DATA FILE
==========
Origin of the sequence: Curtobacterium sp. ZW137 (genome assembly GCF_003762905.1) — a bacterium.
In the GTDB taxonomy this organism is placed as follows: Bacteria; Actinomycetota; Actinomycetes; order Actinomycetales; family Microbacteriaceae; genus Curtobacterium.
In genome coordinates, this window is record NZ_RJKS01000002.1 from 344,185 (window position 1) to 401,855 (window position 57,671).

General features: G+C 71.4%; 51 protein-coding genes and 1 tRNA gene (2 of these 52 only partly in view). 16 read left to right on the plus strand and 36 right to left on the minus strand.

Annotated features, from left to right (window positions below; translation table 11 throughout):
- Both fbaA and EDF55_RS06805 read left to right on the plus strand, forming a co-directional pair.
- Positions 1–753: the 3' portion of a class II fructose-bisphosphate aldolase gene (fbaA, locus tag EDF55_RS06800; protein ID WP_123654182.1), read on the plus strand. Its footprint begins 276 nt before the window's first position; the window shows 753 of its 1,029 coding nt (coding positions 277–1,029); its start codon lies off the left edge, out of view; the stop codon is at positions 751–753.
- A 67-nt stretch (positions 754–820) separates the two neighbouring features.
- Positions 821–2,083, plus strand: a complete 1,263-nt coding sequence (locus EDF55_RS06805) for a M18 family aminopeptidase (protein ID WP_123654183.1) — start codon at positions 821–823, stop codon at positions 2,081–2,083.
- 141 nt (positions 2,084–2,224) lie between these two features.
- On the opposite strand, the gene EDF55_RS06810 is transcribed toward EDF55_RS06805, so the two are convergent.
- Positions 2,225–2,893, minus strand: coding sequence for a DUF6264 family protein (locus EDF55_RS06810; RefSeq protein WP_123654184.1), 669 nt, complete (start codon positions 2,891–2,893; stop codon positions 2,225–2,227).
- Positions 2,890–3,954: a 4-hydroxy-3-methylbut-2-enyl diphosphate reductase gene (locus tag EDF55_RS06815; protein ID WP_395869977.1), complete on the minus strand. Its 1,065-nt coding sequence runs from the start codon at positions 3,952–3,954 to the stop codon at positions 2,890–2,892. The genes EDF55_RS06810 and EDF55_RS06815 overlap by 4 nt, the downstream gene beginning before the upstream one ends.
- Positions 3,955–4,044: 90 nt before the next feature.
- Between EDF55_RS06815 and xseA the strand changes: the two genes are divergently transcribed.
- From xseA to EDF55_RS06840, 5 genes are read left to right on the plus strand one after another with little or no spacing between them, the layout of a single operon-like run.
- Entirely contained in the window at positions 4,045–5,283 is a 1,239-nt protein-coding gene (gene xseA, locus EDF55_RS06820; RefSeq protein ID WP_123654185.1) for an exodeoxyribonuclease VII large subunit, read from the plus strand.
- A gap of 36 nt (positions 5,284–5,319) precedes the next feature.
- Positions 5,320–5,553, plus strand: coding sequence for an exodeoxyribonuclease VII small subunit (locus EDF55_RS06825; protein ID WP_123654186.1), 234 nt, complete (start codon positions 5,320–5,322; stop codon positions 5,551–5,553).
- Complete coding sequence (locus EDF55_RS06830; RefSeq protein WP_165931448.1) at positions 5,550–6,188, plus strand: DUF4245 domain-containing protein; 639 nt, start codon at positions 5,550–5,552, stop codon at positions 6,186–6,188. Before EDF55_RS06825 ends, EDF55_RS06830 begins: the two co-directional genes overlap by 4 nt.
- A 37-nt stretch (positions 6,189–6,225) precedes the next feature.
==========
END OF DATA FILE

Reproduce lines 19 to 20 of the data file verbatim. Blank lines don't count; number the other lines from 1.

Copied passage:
- Positions 5,320–5,553, plus strand: coding sequence for an exodeoxyribonuclease VII small subunit (locus EDF55_RS06825; protein ID WP_123654186.1), 234 nt, complete (start codon positions 5,320–5,322; stop codon positions 5,551–5,553).
- Complete coding sequence (locus EDF55_RS06830; RefSeq protein WP_165931448.1) at positions 5,550–6,188, plus strand: DUF4245 domain-containing protein; 639 nt, start codon at positions 5,550–5,552, stop codon at positions 6,186–6,188. Before EDF55_RS06825 ends, EDF55_RS06830 begins: the two co-directional genes overlap by 4 nt.